We hosted our 2nd Thanksgiving Community Feast on November 26th at the Jacob's Well Community Resource Center. Under General Shirley Reed (Aka Grandma) and the CRC directors Jim and Linda Carney as well as a bunch of volunteers; the event turned out to be a huge success. You can view picture of the dinner: Here.
Our goal as a church is to develop a regular shared meal schedule in the CRC. With the growing economic challenges, we are seeing an opportunity to recapture the simplicity of biblical community...in particular, sharing resources, in this case...eating together. Not feeding the homeless per say, but eating together. Choosing to create a table that many different people from any background can sit and share with one another in a meal, conversation, life, joys and pains. Setting a table not out of charity but out of community. We are working at caring for one another in this church and neighborhood. Finding practical ways to nurture relationships within and without the church community. Choosing to maintain the dignity of anyone who needs help be it economic, physical, relational, emotional or spiritual.
The joy of the Thanksgiving Feast for me as a pastor, was seeing a family eating together with strangers at the table...and my prayer is that in time, those strangers will become friends...and then brothers or sisters. But even if that doesn't take place...the church should be living this way, and the times we are in are pushing us towards a more Christian community.
Below is a quote that I think goes for the jugular but is needed to move us towards the reality of shared life vs just ministering to people in a clinical way:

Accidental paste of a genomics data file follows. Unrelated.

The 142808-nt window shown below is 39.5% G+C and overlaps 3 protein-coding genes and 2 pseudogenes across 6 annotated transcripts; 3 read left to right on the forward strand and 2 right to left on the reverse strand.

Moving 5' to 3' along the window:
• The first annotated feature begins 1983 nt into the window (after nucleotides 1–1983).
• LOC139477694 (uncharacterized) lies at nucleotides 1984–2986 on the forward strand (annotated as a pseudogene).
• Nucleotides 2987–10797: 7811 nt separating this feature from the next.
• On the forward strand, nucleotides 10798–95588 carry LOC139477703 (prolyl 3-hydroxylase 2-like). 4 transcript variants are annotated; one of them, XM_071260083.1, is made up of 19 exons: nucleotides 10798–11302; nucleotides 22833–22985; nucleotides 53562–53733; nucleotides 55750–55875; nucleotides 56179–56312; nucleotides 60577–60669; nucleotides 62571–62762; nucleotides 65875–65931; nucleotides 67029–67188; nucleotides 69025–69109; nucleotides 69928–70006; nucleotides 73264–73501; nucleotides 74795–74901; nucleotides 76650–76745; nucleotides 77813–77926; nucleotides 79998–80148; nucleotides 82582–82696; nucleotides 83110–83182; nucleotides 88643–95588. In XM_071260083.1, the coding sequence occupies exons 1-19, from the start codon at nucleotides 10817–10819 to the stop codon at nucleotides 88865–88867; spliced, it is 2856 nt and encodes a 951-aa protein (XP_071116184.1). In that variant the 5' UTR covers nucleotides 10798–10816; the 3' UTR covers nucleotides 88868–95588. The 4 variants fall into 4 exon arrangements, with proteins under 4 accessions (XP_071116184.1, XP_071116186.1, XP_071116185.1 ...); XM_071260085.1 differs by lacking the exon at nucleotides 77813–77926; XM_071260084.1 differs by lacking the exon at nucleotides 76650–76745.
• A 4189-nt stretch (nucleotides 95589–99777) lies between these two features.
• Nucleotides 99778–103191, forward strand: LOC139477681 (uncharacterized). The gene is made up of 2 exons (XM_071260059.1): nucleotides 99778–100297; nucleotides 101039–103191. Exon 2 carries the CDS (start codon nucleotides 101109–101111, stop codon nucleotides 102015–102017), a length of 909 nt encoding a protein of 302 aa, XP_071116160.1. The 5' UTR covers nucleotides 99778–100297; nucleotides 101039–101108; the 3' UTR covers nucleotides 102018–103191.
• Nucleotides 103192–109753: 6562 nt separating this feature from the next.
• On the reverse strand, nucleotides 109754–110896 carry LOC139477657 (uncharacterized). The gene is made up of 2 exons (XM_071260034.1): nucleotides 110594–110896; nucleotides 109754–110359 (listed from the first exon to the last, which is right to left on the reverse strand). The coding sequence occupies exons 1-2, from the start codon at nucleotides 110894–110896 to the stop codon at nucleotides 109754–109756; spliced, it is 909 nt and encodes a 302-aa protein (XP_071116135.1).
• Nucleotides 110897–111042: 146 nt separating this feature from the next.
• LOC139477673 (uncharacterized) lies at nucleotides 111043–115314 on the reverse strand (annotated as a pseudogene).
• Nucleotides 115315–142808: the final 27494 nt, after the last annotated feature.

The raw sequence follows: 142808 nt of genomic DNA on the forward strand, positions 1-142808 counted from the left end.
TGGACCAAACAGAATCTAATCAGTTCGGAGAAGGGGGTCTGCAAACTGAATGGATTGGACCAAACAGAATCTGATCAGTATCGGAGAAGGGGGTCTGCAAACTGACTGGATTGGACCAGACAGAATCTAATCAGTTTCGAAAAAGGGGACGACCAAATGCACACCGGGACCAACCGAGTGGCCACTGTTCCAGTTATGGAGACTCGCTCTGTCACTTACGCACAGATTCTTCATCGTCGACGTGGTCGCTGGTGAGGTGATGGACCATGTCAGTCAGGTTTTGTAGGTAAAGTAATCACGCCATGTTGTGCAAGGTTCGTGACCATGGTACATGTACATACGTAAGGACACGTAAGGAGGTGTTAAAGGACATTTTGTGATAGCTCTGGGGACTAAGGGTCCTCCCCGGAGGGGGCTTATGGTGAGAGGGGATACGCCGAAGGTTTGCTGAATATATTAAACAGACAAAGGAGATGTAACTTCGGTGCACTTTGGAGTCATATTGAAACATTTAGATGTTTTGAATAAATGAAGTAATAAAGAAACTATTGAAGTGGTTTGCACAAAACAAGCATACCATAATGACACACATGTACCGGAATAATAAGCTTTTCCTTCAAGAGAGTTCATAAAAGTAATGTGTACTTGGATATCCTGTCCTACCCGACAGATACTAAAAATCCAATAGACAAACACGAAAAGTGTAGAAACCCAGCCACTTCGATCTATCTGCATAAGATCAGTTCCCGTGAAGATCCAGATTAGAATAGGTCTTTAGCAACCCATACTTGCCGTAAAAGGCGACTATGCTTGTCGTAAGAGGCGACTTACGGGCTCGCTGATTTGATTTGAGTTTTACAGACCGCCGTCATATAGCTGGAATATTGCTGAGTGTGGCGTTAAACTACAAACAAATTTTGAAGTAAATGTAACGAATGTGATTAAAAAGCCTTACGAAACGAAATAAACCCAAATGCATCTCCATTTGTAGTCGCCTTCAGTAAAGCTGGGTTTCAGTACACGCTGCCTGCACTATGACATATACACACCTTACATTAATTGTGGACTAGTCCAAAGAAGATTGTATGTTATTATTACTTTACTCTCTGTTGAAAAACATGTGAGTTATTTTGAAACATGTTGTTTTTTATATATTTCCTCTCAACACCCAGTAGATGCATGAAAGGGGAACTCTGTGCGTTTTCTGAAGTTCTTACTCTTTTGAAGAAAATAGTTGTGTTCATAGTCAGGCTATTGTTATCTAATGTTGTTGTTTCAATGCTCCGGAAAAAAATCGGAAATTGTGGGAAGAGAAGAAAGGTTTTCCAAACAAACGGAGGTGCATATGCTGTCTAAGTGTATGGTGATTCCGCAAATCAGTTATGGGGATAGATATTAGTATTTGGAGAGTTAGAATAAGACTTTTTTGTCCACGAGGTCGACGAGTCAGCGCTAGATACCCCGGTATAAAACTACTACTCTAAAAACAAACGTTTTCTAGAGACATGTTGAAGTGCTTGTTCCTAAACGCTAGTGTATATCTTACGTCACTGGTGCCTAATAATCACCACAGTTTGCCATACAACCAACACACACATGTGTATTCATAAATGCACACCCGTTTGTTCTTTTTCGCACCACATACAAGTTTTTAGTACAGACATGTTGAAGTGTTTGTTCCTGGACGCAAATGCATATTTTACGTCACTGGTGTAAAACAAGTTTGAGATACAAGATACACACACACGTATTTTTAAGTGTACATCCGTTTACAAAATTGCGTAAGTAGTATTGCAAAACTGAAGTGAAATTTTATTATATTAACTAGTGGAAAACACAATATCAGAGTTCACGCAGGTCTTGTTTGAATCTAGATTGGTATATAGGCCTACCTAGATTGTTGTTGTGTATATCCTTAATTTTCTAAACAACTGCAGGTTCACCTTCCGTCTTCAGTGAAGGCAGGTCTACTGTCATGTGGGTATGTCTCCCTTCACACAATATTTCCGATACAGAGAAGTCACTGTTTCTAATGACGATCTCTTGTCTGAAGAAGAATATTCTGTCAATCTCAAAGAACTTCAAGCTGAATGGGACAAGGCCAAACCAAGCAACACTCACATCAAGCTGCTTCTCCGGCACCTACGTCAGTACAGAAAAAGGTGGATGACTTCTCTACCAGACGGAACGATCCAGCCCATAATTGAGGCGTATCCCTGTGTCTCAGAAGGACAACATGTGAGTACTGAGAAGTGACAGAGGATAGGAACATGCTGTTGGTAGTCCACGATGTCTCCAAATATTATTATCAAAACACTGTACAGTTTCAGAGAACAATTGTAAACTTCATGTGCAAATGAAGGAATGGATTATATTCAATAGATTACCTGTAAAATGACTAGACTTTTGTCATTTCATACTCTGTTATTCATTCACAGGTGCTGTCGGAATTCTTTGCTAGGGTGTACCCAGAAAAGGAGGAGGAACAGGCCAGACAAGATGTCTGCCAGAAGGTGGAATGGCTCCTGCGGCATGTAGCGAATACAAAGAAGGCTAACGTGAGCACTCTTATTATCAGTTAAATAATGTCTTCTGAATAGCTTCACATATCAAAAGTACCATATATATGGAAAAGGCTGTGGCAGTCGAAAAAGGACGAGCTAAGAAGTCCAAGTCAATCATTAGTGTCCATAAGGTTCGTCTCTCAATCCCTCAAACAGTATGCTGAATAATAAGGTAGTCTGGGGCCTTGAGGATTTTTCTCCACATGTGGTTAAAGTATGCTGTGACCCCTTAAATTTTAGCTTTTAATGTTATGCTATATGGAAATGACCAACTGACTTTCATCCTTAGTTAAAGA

"The vision of Jesus is not spread through organizational structures, but through touch, breath, shared life. It is spread through people who have discovered love… I believe that the great tragedy of the church is not that rich Christians do not care about the poor, but that they do not know the poor. Yet if we are called to live the new community for which Christ was crucified, we cannot remain strangers to one another. Jesus demands that we live in a very different way Charity… functions to keep the wealthy sane. Tithes, tax-exempt donations, and short-term mission trips, while they accomplish some good, also function as outlets that allow wealthy Christians to pay off their consciences while avoiding a revolution of lifestyle. People do their time in a social program or distribute food and clothes through organizations which take their excess. That way, they never actually have to face the poor and give their clothes, their food, their beds. Wealthy Christians never actually have to be with poor people, with Christ in disguise. Instead of living out this alternative vision, the church has been content to be a broker between the rich and the poor. Both those trapped in poverty and those trapped in riches view the church as a distribution center, a place where the poor come to get stuff and the rich come to dump stuff. No radical new community is formed… In that model, the power structure has not budged. The power has merely changed hands". -Shane Claiborne